Smart Phones Selling Far Better Than Dumb Ones
Global mobile handset sales fell at a record pace in the first quarter of 2009. And they’re likely to do so once again in the second. That’s the grim news today from Gartner, which reports that first-quarter sales of handsets fell to 269 million units, down 14.5 percent from the fourth quarter of 2008 and 9.4 percent from a year earlier.
“There were some signs of a recovery in markets such as North America and China, but overall sales in the first quarter of 2009 registered the biggest quarter-on-quarter contraction since Gartner began monitoring the market on a quarterly basis in 2001,” said Gartner research director Carolina Milanesi. “We really don’t see demand stabilizing before the second half of 2010.”
Demand for low-end mobile phones, that is. Smart phones are doing just fine. Their sales rose 12.7 percent to 36 million units. That’s 13.5 percent of all mobile devices sold in the first quarter, up from 11 percent a year earlier. The chief beneficiaries of this trend: Apple (AAPL) and Research in Motion (RIMM).
Apple doubled its share of the smart phone market in the first quarter of 2009, nabbing 10.8 percent of worldwide sales, up from 5.3 percent in the first quarter of 2008. The company sold 3.9 million iPhones during Q1 2009, more than double the 1.7 million it sold in the first quarter of 2008. Meanwhile, RIM’s share of the smart phone market reached 19.9 percent in the first quarter, up from 13.3 per cent a year earlier. It sold 7.2 million BlackBerry devices to end users, up from 4.3 million in the same period a year earlier.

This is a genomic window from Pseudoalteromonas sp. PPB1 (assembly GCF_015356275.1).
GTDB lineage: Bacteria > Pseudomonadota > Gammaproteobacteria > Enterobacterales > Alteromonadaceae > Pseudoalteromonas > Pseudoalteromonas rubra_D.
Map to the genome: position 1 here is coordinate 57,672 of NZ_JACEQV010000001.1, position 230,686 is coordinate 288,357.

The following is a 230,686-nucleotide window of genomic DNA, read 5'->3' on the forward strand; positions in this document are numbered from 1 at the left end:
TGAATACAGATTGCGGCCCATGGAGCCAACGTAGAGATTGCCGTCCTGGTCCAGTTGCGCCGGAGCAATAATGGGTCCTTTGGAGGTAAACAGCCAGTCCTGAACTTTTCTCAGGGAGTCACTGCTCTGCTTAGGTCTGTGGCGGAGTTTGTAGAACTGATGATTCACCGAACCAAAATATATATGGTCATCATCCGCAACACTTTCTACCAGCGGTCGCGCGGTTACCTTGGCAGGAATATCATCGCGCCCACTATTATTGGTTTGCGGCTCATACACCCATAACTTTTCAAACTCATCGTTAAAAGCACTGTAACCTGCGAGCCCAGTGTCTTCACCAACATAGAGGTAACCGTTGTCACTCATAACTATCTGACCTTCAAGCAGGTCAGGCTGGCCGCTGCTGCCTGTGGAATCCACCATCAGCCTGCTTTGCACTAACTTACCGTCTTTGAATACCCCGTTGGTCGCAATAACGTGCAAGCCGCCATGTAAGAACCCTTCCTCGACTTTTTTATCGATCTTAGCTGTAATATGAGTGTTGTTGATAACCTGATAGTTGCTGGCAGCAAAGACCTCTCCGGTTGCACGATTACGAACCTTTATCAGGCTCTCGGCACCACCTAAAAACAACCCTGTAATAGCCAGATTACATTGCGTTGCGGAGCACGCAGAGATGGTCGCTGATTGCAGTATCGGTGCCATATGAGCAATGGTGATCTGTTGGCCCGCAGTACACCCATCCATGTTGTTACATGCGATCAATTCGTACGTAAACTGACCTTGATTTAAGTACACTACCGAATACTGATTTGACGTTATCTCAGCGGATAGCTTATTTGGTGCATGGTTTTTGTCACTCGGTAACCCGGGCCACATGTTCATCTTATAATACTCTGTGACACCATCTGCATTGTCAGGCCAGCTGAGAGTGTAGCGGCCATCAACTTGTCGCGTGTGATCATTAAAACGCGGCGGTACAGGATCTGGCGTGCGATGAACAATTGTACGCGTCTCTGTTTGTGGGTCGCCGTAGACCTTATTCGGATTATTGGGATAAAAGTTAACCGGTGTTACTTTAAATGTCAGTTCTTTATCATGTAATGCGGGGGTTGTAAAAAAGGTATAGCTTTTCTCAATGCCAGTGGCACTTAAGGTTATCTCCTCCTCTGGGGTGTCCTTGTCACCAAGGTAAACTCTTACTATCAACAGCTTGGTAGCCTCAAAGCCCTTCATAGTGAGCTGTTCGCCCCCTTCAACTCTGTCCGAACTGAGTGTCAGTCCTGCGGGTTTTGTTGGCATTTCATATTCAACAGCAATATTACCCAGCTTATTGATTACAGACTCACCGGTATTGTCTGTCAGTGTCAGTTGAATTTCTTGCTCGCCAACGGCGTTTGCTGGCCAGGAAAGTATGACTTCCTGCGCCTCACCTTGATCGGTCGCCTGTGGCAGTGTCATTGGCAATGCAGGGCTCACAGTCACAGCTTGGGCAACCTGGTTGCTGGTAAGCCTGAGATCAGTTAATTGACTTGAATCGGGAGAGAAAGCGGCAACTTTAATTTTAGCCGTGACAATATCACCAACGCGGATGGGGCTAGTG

Incidentally, Nokia (NOK) remains the market leader in smart phones and handsets overall, though its share in both is declining. The company claimed 36.2 percent of the handset market in the first quarter of 2009, down from 39.1 percent in the first quarter of 2008. Its share of the smart phone market dropped to 41.2 percent from 45.1 percent during the same period.
How is it that smart phone makers like Apple and RIM are defying a downturn that’s playing havoc with their dumbphone-manufacturing colleagues? Touchscreens and app stores.
Said Gartner analyst Roberta Cozza: “Much of the smartphone growth during the first quarter of 2009 was driven by touchscreen products, both in midtier and high-end devices. ‘Touch for the sake of touch’ was enough of a driver in the midtier space, but tighter integration with applications and services around music, mobile email, and Internet browsing made the difference at the high end of the market.”
Good news for Palm (PALM), which is bringing a device that fits that bill to market on June 6.